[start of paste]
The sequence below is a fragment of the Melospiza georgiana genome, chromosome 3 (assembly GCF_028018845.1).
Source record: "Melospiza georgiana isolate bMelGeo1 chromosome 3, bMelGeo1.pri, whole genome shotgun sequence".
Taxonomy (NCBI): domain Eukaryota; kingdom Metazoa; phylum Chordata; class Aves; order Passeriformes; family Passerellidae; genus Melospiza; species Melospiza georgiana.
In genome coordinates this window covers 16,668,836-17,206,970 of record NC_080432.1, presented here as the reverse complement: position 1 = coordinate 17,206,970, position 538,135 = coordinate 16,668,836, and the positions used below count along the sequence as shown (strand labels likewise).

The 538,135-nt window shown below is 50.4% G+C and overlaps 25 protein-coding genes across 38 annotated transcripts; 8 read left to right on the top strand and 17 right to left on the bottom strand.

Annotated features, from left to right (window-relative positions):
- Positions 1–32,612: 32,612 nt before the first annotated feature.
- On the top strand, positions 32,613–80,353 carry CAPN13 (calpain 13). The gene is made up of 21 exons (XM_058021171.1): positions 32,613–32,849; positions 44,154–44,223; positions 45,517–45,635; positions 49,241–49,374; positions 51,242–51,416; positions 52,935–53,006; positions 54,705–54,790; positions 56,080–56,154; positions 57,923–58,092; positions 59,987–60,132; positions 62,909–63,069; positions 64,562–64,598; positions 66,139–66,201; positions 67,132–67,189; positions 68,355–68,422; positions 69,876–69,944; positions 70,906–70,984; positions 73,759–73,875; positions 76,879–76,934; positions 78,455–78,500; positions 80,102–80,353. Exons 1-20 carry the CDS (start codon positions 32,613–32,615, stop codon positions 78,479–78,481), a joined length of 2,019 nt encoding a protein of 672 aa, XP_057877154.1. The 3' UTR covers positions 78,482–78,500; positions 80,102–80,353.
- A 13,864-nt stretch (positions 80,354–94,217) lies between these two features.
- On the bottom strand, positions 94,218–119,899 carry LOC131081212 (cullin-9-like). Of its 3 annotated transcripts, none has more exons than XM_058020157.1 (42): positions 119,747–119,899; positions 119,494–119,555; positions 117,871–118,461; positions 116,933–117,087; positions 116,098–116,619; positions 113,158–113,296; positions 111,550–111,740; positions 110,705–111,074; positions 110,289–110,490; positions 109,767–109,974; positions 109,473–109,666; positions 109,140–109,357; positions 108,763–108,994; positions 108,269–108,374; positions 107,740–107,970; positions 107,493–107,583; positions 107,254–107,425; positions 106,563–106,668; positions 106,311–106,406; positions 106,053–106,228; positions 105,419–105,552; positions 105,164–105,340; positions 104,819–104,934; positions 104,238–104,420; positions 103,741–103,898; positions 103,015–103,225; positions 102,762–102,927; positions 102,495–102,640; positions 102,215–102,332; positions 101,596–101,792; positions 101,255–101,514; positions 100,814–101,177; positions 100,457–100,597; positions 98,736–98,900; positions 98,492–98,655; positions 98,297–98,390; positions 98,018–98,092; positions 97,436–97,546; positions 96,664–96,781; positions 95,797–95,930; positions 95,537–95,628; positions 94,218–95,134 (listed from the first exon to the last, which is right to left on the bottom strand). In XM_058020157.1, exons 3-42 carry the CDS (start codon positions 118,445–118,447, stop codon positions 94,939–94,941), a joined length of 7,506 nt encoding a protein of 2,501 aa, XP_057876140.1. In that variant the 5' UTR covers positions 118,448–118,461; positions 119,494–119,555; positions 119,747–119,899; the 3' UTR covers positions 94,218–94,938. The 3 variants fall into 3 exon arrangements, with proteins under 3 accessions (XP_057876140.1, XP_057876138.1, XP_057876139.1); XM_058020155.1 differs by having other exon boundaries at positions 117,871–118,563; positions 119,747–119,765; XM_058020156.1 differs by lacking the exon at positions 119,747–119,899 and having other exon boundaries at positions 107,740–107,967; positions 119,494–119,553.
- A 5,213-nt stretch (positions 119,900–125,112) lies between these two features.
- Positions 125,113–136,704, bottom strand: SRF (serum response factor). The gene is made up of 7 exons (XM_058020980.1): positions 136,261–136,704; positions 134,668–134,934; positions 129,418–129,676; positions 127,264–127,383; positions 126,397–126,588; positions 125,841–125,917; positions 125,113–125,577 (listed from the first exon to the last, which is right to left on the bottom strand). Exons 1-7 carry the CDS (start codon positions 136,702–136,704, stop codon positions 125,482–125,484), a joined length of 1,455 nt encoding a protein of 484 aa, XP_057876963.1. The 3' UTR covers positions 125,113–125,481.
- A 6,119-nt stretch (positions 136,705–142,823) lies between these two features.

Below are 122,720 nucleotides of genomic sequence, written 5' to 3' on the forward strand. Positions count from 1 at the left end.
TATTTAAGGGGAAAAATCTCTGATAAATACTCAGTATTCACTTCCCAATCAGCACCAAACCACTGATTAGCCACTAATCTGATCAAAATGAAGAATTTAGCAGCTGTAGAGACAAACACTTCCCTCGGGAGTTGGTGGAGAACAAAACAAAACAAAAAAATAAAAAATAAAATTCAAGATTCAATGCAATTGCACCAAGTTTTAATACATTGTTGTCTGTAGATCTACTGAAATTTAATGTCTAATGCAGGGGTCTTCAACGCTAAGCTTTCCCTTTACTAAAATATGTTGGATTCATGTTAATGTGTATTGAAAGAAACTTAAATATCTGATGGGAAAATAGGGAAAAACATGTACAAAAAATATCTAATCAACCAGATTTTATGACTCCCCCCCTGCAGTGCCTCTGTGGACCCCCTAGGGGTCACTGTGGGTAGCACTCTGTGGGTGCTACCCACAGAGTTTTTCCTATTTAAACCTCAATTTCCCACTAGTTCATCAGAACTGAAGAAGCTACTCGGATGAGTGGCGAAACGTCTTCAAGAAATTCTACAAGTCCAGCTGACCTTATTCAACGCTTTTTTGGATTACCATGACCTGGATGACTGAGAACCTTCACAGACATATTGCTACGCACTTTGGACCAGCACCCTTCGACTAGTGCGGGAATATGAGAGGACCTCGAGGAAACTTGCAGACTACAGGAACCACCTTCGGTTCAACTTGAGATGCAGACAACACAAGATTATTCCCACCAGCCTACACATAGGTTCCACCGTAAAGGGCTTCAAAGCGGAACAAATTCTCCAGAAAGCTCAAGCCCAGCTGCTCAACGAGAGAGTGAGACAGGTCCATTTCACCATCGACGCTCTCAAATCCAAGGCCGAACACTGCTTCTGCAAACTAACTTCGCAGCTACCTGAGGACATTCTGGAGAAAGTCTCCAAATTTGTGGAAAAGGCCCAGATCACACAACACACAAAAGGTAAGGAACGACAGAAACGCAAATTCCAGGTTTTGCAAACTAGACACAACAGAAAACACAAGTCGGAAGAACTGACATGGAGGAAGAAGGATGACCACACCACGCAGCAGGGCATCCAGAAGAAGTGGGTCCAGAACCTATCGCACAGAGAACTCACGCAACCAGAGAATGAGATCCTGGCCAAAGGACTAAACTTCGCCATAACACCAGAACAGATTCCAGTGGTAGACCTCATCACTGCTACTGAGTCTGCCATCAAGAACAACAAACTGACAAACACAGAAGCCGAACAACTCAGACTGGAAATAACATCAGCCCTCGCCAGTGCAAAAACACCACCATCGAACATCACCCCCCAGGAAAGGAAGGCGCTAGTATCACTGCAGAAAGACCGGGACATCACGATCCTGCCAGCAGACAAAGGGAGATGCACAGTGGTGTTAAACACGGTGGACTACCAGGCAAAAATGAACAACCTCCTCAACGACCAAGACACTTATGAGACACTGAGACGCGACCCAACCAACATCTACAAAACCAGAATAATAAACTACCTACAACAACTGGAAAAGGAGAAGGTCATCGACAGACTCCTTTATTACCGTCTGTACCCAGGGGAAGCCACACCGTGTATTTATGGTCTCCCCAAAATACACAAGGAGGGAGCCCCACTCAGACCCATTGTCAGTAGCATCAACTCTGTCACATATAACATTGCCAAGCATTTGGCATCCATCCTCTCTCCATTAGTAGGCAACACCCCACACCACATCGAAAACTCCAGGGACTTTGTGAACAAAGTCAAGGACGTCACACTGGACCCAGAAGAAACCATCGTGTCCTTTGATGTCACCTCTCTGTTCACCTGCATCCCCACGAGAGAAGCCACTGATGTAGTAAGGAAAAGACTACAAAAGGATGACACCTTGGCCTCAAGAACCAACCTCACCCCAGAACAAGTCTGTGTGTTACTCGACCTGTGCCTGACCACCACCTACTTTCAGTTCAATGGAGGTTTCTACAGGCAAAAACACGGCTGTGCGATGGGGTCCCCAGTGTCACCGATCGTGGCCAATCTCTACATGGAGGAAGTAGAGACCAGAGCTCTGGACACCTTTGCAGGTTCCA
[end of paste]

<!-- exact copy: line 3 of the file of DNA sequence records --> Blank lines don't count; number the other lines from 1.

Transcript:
Taxonomy (NCBI): domain Eukaryota; kingdom Metazoa; phylum Chordata; class Aves; order Passeriformes; family Passerellidae; genus Melospiza; species Melospiza georgiana.